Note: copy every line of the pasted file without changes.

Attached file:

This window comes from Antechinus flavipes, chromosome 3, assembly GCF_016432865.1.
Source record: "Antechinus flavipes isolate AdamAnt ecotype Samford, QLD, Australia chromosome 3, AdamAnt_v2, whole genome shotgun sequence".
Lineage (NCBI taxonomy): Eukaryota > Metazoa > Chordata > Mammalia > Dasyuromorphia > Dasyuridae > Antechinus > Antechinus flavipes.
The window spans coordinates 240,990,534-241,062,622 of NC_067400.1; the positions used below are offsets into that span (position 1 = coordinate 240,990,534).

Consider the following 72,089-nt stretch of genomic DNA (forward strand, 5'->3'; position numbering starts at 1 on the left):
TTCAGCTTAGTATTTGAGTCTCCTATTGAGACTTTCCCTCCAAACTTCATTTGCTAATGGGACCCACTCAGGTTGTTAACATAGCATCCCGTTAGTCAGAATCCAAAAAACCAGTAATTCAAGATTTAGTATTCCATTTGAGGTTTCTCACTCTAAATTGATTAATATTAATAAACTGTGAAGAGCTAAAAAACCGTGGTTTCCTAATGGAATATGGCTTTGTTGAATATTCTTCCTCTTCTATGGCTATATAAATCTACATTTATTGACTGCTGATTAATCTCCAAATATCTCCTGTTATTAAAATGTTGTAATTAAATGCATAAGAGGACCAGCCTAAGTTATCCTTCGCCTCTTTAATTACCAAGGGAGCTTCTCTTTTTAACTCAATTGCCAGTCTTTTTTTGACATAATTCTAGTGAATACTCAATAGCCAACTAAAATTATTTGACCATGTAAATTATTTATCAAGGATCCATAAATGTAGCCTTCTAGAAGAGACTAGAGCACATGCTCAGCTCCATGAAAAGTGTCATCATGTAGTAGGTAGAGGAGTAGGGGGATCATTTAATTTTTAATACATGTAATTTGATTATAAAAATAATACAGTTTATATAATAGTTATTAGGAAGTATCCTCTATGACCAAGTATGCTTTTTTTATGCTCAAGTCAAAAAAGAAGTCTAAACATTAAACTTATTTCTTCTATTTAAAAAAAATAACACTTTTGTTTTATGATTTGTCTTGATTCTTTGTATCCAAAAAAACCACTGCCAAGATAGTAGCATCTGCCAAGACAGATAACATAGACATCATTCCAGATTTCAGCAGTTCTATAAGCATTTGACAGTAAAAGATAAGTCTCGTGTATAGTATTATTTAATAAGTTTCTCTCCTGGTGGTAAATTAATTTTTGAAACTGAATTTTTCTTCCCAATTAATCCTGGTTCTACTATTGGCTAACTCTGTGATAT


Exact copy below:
This window comes from Antechinus flavipes, chromosome 3, assembly GCF_016432865.1.
Source record: "Antechinus flavipes isolate AdamAnt ecotype Samford, QLD, Australia chromosome 3, AdamAnt_v2, whole genome shotgun sequence".
Lineage (NCBI taxonomy): Eukaryota > Metazoa > Chordata > Mammalia > Dasyuromorphia > Dasyuridae > Antechinus > Antechinus flavipes.
The window spans coordinates 240,990,534-241,062,622 of NC_067400.1; the positions used below are offsets into that span (position 1 = coordinate 240,990,534).

Consider the following 72,089-nt stretch of genomic DNA (forward strand, 5'->3'; position numbering starts at 1 on the left):
TTCAGCTTAGTATTTGAGTCTCCTATTGAGACTTTCCCTCCAAACTTCATTTGCTAATGGGACCCACTCAGGTTGTTAACATAGCATCCCGTTAGTCAGAATCCAAAAAACCAGTAATTCAAGATTTAGTATTCCATTTGAGGTTTCTCACTCTAAATTGATTAATATTAATAAACTGTGAAGAGCTAAAAAACCGTGGTTTCCTAATGGAATATGGCTTTGTTGAATATTCTTCCTCTTCTATGGCTATATAAATCTACATTTATTGACTGCTGATTAATCTCCAAATATCTCCTGTTATTAAAATGTTGTAATTAAATGCATAAGAGGACCAGCCTAAGTTATCCTTCGCCTCTTTAATTACCAAGGGAGCTTCTCTTTTTAACTCAATTGCCAGTCTTTTTTTGACATAATTCTAGTGAATACTCAATAGCCAACTAAAATTATTTGACCATGTAAATTATTTATCAAGGATCCATAAATGTAGCCTTCTAGAAGAGACTAGAGCACATGCTCAGCTCCATGAAAAGTGTCATCATGTAGTAGGTAGAGGAGTAGGGGGATCATTTAATTTTTAATACATGTAATTTGATTATAAAAATAATACAGTTTATATAATAGTTATTAGGAAGTATCCTCTATGACCAAGTATGCTTTTTTTATGCTCAAGTCAAAAAAGAAGTCTAAACATTAAACTTATTTCTTCTATTTAAAAAAAATAACACTTTTGTTTTATGATTTGTCTTGATTCTTTGTATCCAAAAAAACCACTGCCAAGATAGTAGCATCTGCCAAGACAGATAACATAGACATCATTCCAGATTTCAGCAGTTCTATAAGCATTTGACAGTAAAAGATAAGTCTCGTGTATAGTATTATTTAATAAGTTTCTCTCCTGGTGGTAAATTAATTTTTGAAACTGAATTTTTCTTCCCAATTAATCCTGGTTCTACTATTGGCTAACTCTGTGATAT